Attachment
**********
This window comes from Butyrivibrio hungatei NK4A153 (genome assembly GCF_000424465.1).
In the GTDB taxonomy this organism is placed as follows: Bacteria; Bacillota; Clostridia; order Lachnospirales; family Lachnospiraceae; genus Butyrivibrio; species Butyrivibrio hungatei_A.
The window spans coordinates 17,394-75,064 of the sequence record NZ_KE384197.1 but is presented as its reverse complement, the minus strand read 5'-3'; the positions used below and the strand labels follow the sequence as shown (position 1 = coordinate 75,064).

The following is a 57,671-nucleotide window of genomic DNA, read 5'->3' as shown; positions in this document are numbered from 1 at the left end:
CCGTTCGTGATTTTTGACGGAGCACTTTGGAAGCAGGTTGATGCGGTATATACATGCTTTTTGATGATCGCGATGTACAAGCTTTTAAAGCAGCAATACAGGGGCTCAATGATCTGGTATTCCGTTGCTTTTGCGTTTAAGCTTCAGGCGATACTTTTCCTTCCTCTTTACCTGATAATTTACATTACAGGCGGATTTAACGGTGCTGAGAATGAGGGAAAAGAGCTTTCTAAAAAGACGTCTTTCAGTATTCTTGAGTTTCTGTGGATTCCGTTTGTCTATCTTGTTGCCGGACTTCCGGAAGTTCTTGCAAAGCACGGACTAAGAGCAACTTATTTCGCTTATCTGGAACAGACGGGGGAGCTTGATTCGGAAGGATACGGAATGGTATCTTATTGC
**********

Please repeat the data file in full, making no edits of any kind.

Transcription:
This window comes from Butyrivibrio hungatei NK4A153 (genome assembly GCF_000424465.1).
In the GTDB taxonomy this organism is placed as follows: Bacteria; Bacillota; Clostridia; order Lachnospirales; family Lachnospiraceae; genus Butyrivibrio; species Butyrivibrio hungatei_A.
The window spans coordinates 17,394-75,064 of the sequence record NZ_KE384197.1 but is presented as its reverse complement, the minus strand read 5'-3'; the positions used below and the strand labels follow the sequence as shown (position 1 = coordinate 75,064).

The following is a 57,671-nucleotide window of genomic DNA, read 5'->3' as shown; positions in this document are numbered from 1 at the left end:
CCGTTCGTGATTTTTGACGGAGCACTTTGGAAGCAGGTTGATGCGGTATATACATGCTTTTTGATGATCGCGATGTACAAGCTTTTAAAGCAGCAATACAGGGGCTCAATGATCTGGTATTCCGTTGCTTTTGCGTTTAAGCTTCAGGCGATACTTTTCCTTCCTCTTTACCTGATAATTTACATTACAGGCGGATTTAACGGTGCTGAGAATGAGGGAAAAGAGCTTTCTAAAAAGACGTCTTTCAGTATTCTTGAGTTTCTGTGGATTCCGTTTGTCTATCTTGTTGCCGGACTTCCGGAAGTTCTTGCAAAGCACGGACTAAGAGCAACTTATTTCGCTTATCTGGAACAGACGGGGGAGCTTGATTCGGAAGGATACGGAATGGTATCTTATTGC